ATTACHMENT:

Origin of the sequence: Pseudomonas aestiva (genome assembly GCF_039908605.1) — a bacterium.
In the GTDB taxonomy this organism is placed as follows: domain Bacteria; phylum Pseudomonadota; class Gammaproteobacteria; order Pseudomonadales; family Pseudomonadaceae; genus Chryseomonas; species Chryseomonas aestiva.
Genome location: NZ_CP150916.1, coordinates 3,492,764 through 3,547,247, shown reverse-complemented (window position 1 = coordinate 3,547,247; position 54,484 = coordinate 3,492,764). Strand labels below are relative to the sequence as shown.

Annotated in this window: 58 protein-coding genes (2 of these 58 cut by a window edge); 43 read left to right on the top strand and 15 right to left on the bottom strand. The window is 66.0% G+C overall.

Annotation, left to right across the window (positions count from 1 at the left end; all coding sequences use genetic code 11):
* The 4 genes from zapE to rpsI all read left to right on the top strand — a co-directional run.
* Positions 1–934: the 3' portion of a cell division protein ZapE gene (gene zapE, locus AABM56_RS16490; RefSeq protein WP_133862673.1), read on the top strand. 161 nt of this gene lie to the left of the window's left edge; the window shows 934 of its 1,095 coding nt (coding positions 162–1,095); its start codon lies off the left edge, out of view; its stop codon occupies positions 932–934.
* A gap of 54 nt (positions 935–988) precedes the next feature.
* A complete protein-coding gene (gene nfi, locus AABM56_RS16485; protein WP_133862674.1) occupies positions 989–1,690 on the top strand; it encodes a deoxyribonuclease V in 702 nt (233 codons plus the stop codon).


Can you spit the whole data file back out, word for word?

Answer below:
Origin of the sequence: Pseudomonas aestiva (genome assembly GCF_039908605.1) — a bacterium.
In the GTDB taxonomy this organism is placed as follows: domain Bacteria; phylum Pseudomonadota; class Gammaproteobacteria; order Pseudomonadales; family Pseudomonadaceae; genus Chryseomonas; species Chryseomonas aestiva.
Genome location: NZ_CP150916.1, coordinates 3,492,764 through 3,547,247, shown reverse-complemented (window position 1 = coordinate 3,547,247; position 54,484 = coordinate 3,492,764). Strand labels below are relative to the sequence as shown.

Annotated in this window: 58 protein-coding genes (2 of these 58 cut by a window edge); 43 read left to right on the top strand and 15 right to left on the bottom strand. The window is 66.0% G+C overall.

Annotation, left to right across the window (positions count from 1 at the left end; all coding sequences use genetic code 11):
* The 4 genes from zapE to rpsI all read left to right on the top strand — a co-directional run.
* Positions 1–934: the 3' portion of a cell division protein ZapE gene (gene zapE, locus AABM56_RS16490; RefSeq protein WP_133862673.1), read on the top strand. 161 nt of this gene lie to the left of the window's left edge; the window shows 934 of its 1,095 coding nt (coding positions 162–1,095); its start codon lies off the left edge, out of view; its stop codon occupies positions 932–934.
* A gap of 54 nt (positions 935–988) precedes the next feature.
* A complete protein-coding gene (gene nfi, locus AABM56_RS16485; protein WP_133862674.1) occupies positions 989–1,690 on the top strand; it encodes a deoxyribonuclease V in 702 nt (233 codons plus the stop codon).